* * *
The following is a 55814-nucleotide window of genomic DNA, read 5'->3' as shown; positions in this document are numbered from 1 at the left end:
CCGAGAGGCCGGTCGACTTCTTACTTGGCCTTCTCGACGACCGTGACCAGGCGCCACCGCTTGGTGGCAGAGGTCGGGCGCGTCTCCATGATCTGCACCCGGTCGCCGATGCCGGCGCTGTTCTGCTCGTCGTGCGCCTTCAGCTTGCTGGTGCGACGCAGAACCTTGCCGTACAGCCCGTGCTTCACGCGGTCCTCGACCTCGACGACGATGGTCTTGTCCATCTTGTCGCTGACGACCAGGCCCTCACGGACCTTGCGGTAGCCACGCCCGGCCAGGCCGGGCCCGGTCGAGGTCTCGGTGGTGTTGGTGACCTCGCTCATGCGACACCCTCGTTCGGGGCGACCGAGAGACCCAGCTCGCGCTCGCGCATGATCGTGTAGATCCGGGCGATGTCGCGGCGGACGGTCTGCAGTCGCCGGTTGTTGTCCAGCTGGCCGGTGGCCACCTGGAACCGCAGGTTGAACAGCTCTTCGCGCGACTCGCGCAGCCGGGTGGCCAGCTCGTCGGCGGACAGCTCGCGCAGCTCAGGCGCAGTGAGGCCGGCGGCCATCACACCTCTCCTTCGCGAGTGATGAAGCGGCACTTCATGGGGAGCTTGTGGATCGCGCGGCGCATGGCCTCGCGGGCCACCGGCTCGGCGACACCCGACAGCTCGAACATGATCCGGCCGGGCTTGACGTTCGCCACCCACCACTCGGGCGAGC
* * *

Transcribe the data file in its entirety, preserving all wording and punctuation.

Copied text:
The following is a 55814-nucleotide window of genomic DNA, read 5'->3' as shown; positions in this document are numbered from 1 at the left end:
CCGAGAGGCCGGTCGACTTCTTACTTGGCCTTCTCGACGACCGTGACCAGGCGCCACCGCTTGGTGGCAGAGGTCGGGCGCGTCTCCATGATCTGCACCCGGTCGCCGATGCCGGCGCTGTTCTGCTCGTCGTGCGCCTTCAGCTTGCTGGTGCGACGCAGAACCTTGCCGTACAGCCCGTGCTTCACGCGGTCCTCGACCTCGACGACGATGGTCTTGTCCATCTTGTCGCTGACGACCAGGCCCTCACGGACCTTGCGGTAGCCACGCCCGGCCAGGCCGGGCCCGGTCGAGGTCTCGGTGGTGTTGGTGACCTCGCTCATGCGACACCCTCGTTCGGGGCGACCGAGAGACCCAGCTCGCGCTCGCGCATGATCGTGTAGATCCGGGCGATGTCGCGGCGGACGGTCTGCAGTCGCCGGTTGTTGTCCAGCTGGCCGGTGGCCACCTGGAACCGCAGGTTGAACAGCTCTTCGCGCGACTCGCGCAGCCGGGTGGCCAGCTCGTCGGCGGACAGCTCGCGCAGCTCAGGCGCAGTGAGGCCGGCGGCCATCACACCTCTCCTTCGCGAGTGATGAAGCGGCACTTCATGGGGAGCTTGTGGATCGCGCGGCGCATGGCCTCGCGGGCCACCGGCTCGGCGACACCCGACAGCTCGAACATGATCCGGCCGGGCTTGACGTTCGCCACCCACCACTCGGGCGAGC